SALT LAKE CITY — The loss Saturday stung — there's no beating around the bush on that for the Utes.
Utah has never lost to their in-state rival for those currently on the roster. Other than the in-state players, few on the roster likely didn't know it was possible to lose to their rival based on the decade of dominance over the Cougars.
That's what makes Saturday sting a bit more than a typical loss in a given season.
"We're not used to losing, period. I mean, I've been here since 2017, and we're not used to losing," veteran center Nick Ford said. "It's not a thing that Utah does. It happens from time to time and you give people the credit that they deserve."
"I still enjoyed the atmosphere, I still enjoyed parts of the game, but I don't think I've had a loss sting that much in college," wide receiver Britain Covey said.
Even more, it was how Utah lost.
It wasn't one of the traditional rivalry games where one of the team's makes a last-second play to escape with a win; it was a game where Utah was simply beat. Utah made too many costly mistakes and it caught up to them against a team that was more than willing to take advantage to break a nine-game losing skid.
And while Covey admits there's a time to be down — to be "somber" — after an early-season loss, Utah can't afford to let the emotions of one game get the best of them.
"I think that having it be so early in the season will be good in the long run, but right now it feels bigger than it is, if that makes sense," Covey said. "I think that looking back it will be one of those blessings in disguise type of games where it helps us fix a lot of things."
Utah doesn't lose nonconference games under Kyle Whittingham. In the Pac-12 era, Whittingham is 27-2 in nonconference games, with the only loss before Saturday's being to Utah State in 2012."
"Right now, it feels like the world is ending, or that's kind of how it is when you lose early in the season," Covey said. "You lose in the middle of the season, it's not quite as devastating; you lose early on, I know that ruins a lot of expectations.
"Right now, it sucks. Like I said, looking back on this, we'll see how big of an impact it had in a positive way, in my opinion," Covey added. "I think that it's going to be really important for the leaders to step up right now. It's so easy to lead when everything's going well — it's so easy. Real leaders are made when things are rough."
Ford believes Utah needs to channel its frustration with the loss and "go take that anger and feeling out on another opponent." The team can't "feel sorry" for itself for an early-season stumble. All of the team's season goals are still in check — nothing has put a dent into Utah's opportunity to win a Pac-12 championship — and there's another opponent on the schedule this week.
That opponent won't be any less difficult, either. San Diego State is one of the top programs in the Mountain West Conference and dominated Arizona in Week 2. And while Arizona may not be one of the best programs in the Pac-12 currently, the Aztecs are a physical team with proven talent capable of giving Utah its second loss of the season.
"San Diego State's a good team, and if you feel sorry for yourself, they're going to take advantage of that and it's going to wind up being the same way," Ford said. "So we can't go into San Diego State being upset about the previous week or whatever it is.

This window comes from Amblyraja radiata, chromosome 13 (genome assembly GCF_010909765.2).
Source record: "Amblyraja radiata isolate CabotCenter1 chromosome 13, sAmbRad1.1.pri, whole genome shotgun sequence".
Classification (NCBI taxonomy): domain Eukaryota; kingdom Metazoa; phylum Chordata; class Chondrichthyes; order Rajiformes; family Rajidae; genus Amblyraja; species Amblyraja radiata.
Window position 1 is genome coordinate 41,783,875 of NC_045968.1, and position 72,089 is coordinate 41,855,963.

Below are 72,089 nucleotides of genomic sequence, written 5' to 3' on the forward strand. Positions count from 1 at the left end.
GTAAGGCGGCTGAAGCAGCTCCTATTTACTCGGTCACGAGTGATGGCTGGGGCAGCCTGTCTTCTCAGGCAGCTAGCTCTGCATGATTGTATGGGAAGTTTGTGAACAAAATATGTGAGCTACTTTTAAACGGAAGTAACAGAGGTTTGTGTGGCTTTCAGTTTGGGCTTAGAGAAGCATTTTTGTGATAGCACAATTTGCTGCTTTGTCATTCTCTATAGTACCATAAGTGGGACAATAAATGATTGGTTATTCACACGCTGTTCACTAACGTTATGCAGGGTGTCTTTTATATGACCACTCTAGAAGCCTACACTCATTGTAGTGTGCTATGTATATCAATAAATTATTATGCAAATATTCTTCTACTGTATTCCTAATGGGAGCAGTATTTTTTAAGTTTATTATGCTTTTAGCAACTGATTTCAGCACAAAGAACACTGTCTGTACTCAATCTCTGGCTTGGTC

"It sucks what happened on Saturday. Our ultimate goal is the Pac-12 championship, and we've got to take that one week at a time, so our goal is go 1-0 this week. We fell short last weekend, we can't let that affect every single week after."
In the immediate preparation leading up to Saturday's game (5 p.m. MT, CBS Sports Network), Utah spent a day trying to clean up its offensive miscues. Utah was sped up in the huddle and struggled to get play calls before being ready — on top of blown assignments, according to Whittingham. The crowd noise affected Utah, Ford said, and they've worked on hand signals to better relay plays.
Having its core offensive line group back together will also provide some consistency and experience to the roster.
"It's tough when you've got a defense shifting around and you're a center trying to put your guys on plane, and you're trying to yell it as loud as you can," Ford said. "You've got some people who can't adjust as fast. So, I mean, what we wound up doing was calling one thing and living with it versus changing it because changing it on the fly is something that a lot of experience is needed for, so we kind of went back to the basics.
"I feel like having everyone back in going at full capacity is now going to allow us to get into a motion to where we understand that certain things are going to have to be done on the fly, because even though the defense lines up in a certain way, in a certain front, when the ball is snapped, like a shift from an odd to even, even to an odd, they could drop half the defense and bring the other half the defense. And at that point, you can't be vocal, you can't say what's what, and you've got to just do things on the fly and trust who's next to you."
And whether it's fixing the miscues or just getting the full team in sync, Utah is ready to move on.
"I want to see guys come out this week in practice and realize that you beat San Diego State in preparation, you don't beat them on Saturday," Covey said. "We need to move on. Today sucked, but we need to move on. We need to be happy. We still believe what we can do, but sometimes it's really easy to get wrapped up in how disappointing it was."